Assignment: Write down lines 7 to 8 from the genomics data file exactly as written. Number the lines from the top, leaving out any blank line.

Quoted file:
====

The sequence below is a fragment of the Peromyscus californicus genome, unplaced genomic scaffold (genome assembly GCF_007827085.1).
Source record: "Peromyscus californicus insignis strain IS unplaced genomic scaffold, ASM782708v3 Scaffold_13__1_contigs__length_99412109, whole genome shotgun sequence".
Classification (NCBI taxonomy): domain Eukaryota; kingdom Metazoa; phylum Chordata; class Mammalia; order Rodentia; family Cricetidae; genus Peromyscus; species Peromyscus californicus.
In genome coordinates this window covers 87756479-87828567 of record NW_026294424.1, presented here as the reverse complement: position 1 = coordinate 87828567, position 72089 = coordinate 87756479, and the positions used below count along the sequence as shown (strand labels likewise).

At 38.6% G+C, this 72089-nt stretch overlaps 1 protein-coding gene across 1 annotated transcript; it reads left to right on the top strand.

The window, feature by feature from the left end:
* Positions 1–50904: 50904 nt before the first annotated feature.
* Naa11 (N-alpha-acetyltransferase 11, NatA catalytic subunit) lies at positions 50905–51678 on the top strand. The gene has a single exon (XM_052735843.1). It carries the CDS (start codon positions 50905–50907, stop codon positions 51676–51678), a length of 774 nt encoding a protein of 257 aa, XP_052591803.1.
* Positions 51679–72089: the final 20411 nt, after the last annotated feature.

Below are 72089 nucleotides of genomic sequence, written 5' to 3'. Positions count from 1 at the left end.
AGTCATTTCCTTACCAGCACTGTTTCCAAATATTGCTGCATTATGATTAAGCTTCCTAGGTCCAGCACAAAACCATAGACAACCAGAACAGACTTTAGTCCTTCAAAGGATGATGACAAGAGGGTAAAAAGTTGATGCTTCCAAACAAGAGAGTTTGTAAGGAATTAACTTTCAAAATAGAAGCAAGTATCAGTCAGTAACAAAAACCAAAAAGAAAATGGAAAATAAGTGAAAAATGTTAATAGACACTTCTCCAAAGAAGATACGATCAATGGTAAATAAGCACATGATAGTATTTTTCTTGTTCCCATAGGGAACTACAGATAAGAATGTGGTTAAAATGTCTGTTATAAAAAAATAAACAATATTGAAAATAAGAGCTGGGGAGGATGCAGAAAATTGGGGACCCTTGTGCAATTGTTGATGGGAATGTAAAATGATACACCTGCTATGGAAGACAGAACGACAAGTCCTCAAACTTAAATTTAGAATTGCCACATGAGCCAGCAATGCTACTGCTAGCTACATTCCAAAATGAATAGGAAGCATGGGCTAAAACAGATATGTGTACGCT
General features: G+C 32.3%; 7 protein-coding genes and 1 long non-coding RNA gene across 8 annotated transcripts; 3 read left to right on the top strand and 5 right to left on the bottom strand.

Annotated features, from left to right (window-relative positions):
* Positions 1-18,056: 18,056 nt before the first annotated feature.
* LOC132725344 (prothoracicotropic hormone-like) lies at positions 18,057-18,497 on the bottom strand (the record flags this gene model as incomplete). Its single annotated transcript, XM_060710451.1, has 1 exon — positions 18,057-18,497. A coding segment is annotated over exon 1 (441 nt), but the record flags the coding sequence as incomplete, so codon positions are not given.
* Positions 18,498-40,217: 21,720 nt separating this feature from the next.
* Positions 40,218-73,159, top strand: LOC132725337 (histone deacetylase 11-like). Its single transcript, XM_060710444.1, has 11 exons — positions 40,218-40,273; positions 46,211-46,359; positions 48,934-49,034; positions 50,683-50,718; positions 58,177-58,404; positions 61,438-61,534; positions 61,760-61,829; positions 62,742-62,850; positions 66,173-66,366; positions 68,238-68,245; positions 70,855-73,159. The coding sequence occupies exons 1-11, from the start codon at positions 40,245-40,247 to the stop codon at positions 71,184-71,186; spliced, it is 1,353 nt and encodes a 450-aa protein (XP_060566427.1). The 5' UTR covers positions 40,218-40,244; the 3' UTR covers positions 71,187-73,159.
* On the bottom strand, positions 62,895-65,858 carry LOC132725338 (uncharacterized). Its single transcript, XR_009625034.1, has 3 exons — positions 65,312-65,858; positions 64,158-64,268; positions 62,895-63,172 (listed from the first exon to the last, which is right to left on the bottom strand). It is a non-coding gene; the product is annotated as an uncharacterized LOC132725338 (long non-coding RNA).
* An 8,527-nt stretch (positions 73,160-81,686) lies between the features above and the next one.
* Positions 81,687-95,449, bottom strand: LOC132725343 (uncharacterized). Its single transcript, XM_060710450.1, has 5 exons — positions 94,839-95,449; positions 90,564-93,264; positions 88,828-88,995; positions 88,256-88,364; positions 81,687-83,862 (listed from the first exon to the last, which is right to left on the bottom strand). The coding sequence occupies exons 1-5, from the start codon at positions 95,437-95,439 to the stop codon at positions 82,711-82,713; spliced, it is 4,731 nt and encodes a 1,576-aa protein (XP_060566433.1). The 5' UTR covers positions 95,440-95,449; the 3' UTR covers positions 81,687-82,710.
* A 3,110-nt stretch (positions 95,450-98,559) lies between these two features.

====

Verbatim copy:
* Positions 1–50904: 50904 nt before the first annotated feature.
* Naa11 (N-alpha-acetyltransferase 11, NatA catalytic subunit) lies at positions 50905–51678 on the top strand. The gene has a single exon (XM_052735843.1). It carries the CDS (start codon positions 50905–50907, stop codon positions 51676–51678), a length of 774 nt encoding a protein of 257 aa, XP_052591803.1.